LFW: This Is What It’s All About

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LFW: This Is What It’s All About

As fun and as exciting as a week of fashion shows might seem, after a few days the colors, sounds, and styles seem to blur together in my overstimulated brain. An Ashish show at the beginning of day five was just what I needed to get energized and excited about fashion week again.

Ashish Gupta a.k.a. the King of Trashy Glamor, is best known for his sequins. For the Autumn/Winter 2008 collection, he took traditional British patterns like houndstooth and argyle, blew them up to extreme sizes, and then covered them with sequins. There were also patchwork pieces and basic blacks, but every look was sparkly in one way or another. The large cherry baubles hanging from a few of the pieces were funky and fun. I wasn’t too keen on the bulky grey sweater with two tassels right on the bust (is this what strippers wear in Alaska?) but the slinky black skirt made out of what looks like a giant sequined fishnet was incredible. Lots of color, lots of originality, lots of personality. This is what London fashion is all about.

The shimmer and sparkle followed me to the next show I attended. Jenny Packham is perhaps the Queen of Non-Trashy Glamor. She has a strong celeb following and her clothing regularly walks red carpets. Her Autumn/Winter 2008 show began with several exquisite white feathered and sequined dresses—very Swan Lake. Then came the little black dresses, and then the longer, more elaborately detailed occasion dresses. Only the finest fabrics were used: silk charmeuse, chiffon, tulle, and lace. Feathers, sequins, beads, and rhinestones were used throughout the collection. As far as shape, most of the long dresses had a mermaid-style skirt but were a bit more sweeping “tail” than your standard mermaid. For the grand finale, out came the red dresses—all long, all exquisitely detailed, all beautiful.

I ran from the Jenny Packham show catch the second half of the Avsh Alom Gur show down the street. Gur uses a lot of fabric to create long, loose-fitting dresses and separates. The Eastern influence is apparent, with some kimono-style shaping and kaftan-type dresses. Colors are natural, with lots of taupes, browns, and a variety of greens from moss and olive to forest. Orange was another key color and it blended quite nicely into the collection. Funnily enough, I found myself less focused on the colors of the clothing and more on the color—finally—of the models.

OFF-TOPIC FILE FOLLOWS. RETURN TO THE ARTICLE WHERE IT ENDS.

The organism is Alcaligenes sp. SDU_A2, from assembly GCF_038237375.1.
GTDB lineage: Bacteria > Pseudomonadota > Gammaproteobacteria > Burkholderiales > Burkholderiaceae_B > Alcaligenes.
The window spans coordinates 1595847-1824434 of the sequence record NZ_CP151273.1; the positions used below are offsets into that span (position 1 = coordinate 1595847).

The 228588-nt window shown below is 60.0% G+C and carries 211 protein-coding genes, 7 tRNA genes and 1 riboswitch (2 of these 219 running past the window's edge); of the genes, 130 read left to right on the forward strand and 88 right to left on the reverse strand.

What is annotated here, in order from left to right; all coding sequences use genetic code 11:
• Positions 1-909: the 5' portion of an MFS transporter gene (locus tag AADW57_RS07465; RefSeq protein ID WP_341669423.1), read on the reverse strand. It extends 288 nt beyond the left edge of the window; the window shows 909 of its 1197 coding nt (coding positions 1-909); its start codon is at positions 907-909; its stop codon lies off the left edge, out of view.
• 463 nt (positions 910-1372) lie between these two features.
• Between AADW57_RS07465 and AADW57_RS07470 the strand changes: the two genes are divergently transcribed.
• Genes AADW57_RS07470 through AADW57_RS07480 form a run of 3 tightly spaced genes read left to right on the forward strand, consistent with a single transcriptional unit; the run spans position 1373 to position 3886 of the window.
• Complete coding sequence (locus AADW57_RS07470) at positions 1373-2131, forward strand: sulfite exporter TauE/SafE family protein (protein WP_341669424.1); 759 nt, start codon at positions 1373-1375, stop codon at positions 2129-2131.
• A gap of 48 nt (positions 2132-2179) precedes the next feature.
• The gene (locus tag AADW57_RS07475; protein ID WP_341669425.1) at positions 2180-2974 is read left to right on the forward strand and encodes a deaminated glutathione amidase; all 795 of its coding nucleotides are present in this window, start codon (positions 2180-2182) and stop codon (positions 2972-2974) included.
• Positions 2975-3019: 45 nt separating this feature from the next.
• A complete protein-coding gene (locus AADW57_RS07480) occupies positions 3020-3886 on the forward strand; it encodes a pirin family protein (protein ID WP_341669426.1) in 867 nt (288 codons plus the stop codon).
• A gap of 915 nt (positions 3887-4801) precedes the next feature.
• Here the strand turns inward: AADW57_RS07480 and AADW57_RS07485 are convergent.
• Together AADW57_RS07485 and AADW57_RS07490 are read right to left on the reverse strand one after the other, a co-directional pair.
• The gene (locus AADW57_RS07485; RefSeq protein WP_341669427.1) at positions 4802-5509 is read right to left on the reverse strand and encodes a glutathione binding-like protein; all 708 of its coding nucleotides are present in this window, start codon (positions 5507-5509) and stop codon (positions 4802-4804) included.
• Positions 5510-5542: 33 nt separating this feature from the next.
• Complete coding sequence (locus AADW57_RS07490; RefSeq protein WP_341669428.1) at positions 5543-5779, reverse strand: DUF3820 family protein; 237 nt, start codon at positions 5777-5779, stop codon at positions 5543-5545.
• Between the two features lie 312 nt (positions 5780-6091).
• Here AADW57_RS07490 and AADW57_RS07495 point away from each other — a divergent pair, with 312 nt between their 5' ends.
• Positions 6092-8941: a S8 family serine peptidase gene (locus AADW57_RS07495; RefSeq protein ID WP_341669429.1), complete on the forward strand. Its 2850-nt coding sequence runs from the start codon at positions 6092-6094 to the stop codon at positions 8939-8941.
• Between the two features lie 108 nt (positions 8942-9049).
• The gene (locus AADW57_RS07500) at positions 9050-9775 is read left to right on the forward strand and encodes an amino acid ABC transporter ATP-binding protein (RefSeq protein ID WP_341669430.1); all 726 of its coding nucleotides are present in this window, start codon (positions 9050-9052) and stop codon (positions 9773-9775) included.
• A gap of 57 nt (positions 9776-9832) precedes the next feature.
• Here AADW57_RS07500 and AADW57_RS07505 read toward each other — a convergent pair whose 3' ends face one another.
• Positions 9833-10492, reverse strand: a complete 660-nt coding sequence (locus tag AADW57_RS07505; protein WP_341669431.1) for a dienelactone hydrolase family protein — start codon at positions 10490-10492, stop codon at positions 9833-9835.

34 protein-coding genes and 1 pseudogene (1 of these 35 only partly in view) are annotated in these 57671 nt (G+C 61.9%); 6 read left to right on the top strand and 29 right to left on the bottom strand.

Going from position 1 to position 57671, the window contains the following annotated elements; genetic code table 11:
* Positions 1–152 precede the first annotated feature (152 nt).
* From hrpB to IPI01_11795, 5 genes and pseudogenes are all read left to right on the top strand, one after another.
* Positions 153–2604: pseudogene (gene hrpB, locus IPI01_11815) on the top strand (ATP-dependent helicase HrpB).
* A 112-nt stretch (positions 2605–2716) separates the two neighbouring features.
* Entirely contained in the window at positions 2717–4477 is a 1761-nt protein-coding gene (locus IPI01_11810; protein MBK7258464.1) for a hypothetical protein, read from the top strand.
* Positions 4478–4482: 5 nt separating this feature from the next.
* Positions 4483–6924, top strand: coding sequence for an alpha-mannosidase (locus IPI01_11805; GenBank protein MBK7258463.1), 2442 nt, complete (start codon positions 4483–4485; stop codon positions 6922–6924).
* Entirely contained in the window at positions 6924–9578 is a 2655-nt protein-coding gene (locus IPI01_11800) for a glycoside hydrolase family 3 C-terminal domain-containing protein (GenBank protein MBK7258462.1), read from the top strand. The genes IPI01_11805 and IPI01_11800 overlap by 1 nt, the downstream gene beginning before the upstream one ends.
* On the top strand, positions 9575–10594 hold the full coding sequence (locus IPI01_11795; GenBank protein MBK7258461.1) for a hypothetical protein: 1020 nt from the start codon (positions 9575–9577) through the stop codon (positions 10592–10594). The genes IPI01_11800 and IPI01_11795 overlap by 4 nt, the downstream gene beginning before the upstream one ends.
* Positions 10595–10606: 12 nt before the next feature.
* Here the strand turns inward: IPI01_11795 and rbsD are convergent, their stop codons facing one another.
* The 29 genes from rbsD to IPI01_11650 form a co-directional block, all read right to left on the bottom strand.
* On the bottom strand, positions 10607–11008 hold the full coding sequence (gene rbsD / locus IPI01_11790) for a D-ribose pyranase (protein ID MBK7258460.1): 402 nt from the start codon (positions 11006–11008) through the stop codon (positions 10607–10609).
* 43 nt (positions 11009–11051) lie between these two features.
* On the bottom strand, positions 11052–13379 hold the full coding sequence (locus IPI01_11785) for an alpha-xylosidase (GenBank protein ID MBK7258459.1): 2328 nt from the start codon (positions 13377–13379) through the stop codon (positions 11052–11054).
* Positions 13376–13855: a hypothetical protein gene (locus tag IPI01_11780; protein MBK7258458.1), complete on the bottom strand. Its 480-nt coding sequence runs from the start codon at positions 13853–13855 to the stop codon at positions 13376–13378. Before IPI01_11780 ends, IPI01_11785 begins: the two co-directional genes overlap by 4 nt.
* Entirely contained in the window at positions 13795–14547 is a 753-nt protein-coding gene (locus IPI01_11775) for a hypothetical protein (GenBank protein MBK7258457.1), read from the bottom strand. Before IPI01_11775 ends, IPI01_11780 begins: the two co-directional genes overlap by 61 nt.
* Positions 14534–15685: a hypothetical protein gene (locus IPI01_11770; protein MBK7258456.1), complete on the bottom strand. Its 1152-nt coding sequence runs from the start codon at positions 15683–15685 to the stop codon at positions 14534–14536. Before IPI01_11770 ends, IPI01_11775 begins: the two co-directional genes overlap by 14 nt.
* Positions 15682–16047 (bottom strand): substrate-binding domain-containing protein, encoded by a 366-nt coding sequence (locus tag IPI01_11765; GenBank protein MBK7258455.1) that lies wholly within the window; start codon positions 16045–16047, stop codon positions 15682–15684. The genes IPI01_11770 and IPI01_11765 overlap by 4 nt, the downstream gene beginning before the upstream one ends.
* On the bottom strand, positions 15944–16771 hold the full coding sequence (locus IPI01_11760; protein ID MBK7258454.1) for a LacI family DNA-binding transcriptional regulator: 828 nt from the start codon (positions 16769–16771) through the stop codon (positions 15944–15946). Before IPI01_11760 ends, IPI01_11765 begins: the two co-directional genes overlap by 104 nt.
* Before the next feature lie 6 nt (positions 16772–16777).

This week, there’s been some criticism here about the lack of non-white models on the runway. There’s so much diversity in the styles and fashions in London yet there was none in the models on the runways of London Fashion Week. I recall that Ann Sofie-Back’s models were not only all white, but all blonde as well. Gur chose black women exclusively to model his designs and I must admit that I may have been a bit distracted by the newness of it. It caused quite a buzz, and I’m sure in view of what a hot topic model-choices are here this week, Gur’s models and clothes will get mega exposure.

And finally, there was Aganovich. The show began to the sound of a heartbeat, followed by a long, loud beep indicating a flatline. Then a techno tune came on as the first model emerged, wearing a wedding dress. I’m still not sure what they were trying to say with that. Wedding dress aside, the collection was cohesive—structured dresses and separates with sharp angles, long military-inspired coats, long skirts, leather patches on the hips of coats, pants, and dresses. Colors were primarily black, cream, gold, and orange. I wished I could walk away with the pearl holster draped over a long, sleek cream dress. 

An excellent and entertaining day—definitely my favorite day of shows so far.